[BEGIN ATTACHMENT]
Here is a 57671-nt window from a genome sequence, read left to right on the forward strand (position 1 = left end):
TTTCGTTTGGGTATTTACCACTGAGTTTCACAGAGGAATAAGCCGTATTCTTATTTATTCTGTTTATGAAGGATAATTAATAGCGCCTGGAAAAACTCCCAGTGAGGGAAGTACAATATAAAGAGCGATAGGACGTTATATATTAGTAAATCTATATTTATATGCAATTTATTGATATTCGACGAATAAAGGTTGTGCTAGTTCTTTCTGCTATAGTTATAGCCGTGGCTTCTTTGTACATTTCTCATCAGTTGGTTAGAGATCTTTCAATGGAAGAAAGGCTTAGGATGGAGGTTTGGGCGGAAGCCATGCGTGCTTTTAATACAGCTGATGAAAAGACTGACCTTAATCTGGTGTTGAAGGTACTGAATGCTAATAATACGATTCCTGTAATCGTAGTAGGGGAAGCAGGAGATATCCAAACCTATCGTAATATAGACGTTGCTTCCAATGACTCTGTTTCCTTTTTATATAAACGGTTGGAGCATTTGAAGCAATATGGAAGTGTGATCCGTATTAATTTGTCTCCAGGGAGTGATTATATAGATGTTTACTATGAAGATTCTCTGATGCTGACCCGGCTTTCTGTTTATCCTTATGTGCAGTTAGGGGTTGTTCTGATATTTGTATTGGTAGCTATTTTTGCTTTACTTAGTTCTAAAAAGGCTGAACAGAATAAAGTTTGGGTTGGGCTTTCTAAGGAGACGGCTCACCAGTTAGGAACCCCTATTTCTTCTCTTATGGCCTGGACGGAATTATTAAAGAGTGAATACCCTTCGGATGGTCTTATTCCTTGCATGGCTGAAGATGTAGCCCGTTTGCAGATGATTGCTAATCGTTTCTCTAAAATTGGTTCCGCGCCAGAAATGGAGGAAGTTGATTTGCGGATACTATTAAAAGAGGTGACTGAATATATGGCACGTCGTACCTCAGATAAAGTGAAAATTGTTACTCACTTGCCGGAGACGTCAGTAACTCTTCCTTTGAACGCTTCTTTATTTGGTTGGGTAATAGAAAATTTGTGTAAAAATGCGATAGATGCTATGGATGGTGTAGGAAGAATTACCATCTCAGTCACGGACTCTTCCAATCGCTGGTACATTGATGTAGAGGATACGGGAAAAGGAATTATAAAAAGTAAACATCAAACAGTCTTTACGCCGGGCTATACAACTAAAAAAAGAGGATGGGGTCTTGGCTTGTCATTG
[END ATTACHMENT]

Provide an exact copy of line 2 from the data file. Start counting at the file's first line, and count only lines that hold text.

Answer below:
TTTCGTTTGGGTATTTACCACTGAGTTTCACAGAGGAATAAGCCGTATTCTTATTTATTCTGTTTATGAAGGATAATTAATAGCGCCTGGAAAAACTCCCAGTGAGGGAAGTACAATATAAAGAGCGATAGGACGTTATATATTAGTAAATCTATATTTATATGCAATTTATTGATATTCGACGAATAAAGGTTGTGCTAGTTCTTTCTGCTATAGTTATAGCCGTGGCTTCTTTGTACATTTCTCATCAGTTGGTTAGAGATCTTTCAATGGAAGAAAGGCTTAGGATGGAGGTTTGGGCGGAAGCCATGCGTGCTTTTAATACAGCTGATGAAAAGACTGACCTTAATCTGGTGTTGAAGGTACTGAATGCTAATAATACGATTCCTGTAATCGTAGTAGGGGAAGCAGGAGATATCCAAACCTATCGTAATATAGACGTTGCTTCCAATGACTCTGTTTCCTTTTTATATAAACGGTTGGAGCATTTGAAGCAATATGGAAGTGTGATCCGTATTAATTTGTCTCCAGGGAGTGATTATATAGATGTTTACTATGAAGATTCTCTGATGCTGACCCGGCTTTCTGTTTATCCTTATGTGCAGTTAGGGGTTGTTCTGATATTTGTATTGGTAGCTATTTTTGCTTTACTTAGTTCTAAAAAGGCTGAACAGAATAAAGTTTGGGTTGGGCTTTCTAAGGAGACGGCTCACCAGTTAGGAACCCCTATTTCTTCTCTTATGGCCTGGACGGAATTATTAAAGAGTGAATACCCTTCGGATGGTCTTATTCCTTGCATGGCTGAAGATGTAGCCCGTTTGCAGATGATTGCTAATCGTTTCTCTAAAATTGGTTCCGCGCCAGAAATGGAGGAAGTTGATTTGCGGATACTATTAAAAGAGGTGACTGAATATATGGCACGTCGTACCTCAGATAAAGTGAAAATTGTTACTCACTTGCCGGAGACGTCAGTAACTCTTCCTTTGAACGCTTCTTTATTTGGTTGGGTAATAGAAAATTTGTGTAAAAATGCGATAGATGCTATGGATGGTGTAGGAAGAATTACCATCTCAGTCACGGACTCTTCCAATCGCTGGTACATTGATGTAGAGGATACGGGAAAAGGAATTATAAAAAGTAAACATCAAACAGTCTTTACGCCGGGCTATACAACTAAAAAAAGAGGATGGGGTCTTGGCTTGTCATTG